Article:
Do I think kids should be able to wear their Halloween costumes in school? Yes, I do, but this discussion is clearly much larger than that. There seem to be some who think our “culture” is under siege, and this worries me (and I wonder if that is how the aboriginals of this country must have felt when the Europeans arrived). We are not under siege. We are building a community, together, and if we start from a place of “to hell with other cultures” we will never finish with what we want – a strong, sustainable, vibrant community filled with people who respect and enjoy each other.Last night I posted a couple of comments on that post, including pointing out that there was no evidence that this was anything more than an idea floated by some teachers who meant well and likely didn’t expect the backlash, and not some organized siege of our culture. I also talked about the Intrepid Junior Blogger and how she has lived here almost her entire life, and how it has made her “colour blind”, although now I realize I should have called her “culture blind” – not blind to the existence of other cultures but rather blind to any notion that one culture is better than another. She sees no difference between those who are German or Pakistani or Japanese or anything else – she sees, quite simply, a person – and it is because of this place of amazing diversity.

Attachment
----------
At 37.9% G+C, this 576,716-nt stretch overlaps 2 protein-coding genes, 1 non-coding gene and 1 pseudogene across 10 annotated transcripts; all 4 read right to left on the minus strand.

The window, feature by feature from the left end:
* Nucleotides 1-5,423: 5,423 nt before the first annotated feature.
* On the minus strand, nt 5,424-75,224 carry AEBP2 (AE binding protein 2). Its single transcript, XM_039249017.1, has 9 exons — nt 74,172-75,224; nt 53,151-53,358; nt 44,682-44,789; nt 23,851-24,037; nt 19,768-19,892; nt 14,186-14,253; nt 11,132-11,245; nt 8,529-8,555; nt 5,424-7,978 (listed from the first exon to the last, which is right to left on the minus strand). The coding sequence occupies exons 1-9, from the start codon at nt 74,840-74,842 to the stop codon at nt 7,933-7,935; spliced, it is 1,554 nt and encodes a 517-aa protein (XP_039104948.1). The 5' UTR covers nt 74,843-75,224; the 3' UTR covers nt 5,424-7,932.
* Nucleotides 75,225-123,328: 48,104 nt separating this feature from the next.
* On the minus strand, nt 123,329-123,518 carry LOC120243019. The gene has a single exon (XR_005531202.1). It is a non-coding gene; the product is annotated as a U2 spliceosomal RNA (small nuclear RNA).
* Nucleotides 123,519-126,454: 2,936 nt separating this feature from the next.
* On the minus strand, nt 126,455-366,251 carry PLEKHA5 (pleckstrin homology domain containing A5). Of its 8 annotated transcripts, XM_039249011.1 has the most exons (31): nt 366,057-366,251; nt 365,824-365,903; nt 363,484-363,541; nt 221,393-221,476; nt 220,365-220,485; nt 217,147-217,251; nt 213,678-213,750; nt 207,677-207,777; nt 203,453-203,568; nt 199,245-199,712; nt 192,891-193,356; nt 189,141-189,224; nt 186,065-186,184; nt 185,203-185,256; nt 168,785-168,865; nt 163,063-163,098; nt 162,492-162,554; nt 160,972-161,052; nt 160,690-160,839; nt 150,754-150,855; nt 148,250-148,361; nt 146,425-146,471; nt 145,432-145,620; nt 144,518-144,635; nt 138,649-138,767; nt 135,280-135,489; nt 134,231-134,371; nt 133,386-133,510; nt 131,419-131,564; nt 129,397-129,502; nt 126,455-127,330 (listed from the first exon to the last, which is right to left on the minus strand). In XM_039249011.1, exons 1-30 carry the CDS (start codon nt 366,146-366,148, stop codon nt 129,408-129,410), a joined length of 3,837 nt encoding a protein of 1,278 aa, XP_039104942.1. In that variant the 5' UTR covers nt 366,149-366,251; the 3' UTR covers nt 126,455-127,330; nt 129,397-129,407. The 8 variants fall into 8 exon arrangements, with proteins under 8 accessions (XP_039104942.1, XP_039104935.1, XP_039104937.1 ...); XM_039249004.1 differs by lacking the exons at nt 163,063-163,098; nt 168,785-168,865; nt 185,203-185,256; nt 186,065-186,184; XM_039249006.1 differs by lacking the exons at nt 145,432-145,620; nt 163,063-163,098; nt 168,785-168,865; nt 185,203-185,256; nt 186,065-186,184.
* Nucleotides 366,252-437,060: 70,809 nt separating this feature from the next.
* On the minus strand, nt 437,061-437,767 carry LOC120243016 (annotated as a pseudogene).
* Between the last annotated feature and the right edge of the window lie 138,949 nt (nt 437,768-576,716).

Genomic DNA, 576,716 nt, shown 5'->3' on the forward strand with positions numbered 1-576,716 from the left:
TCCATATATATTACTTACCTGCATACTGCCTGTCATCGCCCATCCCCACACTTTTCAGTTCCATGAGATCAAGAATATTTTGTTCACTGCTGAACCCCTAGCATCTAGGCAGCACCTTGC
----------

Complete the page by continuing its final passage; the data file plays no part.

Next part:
There is no attack on our culture. I have never been made to feel bad because I wished someone “Merry Christmas” and would never feel offended if they shared greetings from their own holidays with me. Our culture is a rainbow of so many cultures, with many of us having ancestry that stretches around the world, and it is a beautiful rainbow that shines over our entire community. I would hope that instead of outrage over such letters as the one mentioned last night we instead begin a dialogue, a dialogue that may help us to achieve a better understanding of each other, our cultures, and build our community in a positive and collaborative way. And for the record I will never allow comments like “to hell with other cultures” go unaddressed, because in my life I practice the golden rule, and treat others like I wish to be treated, meaning I would never want to be told my culture, whatever it happens to be, can “go to hell”. We are at a critical point in our community, and as we continue to grow we will continue to become more diverse and welcome even more people from other countries and cultures. And this is why I write this post today, because the sooner we can start this dialogue the better our future – our collective, collaborative, cultural community future – will be. I humbly suggest we start it today, as we have the chance to build something here that will be a beacon of light for other communities around the world – but in order to do that we need to open our minds, and our hearts, and never let the words “to hell with other cultures” cross our lips, or our keyboards, ever again.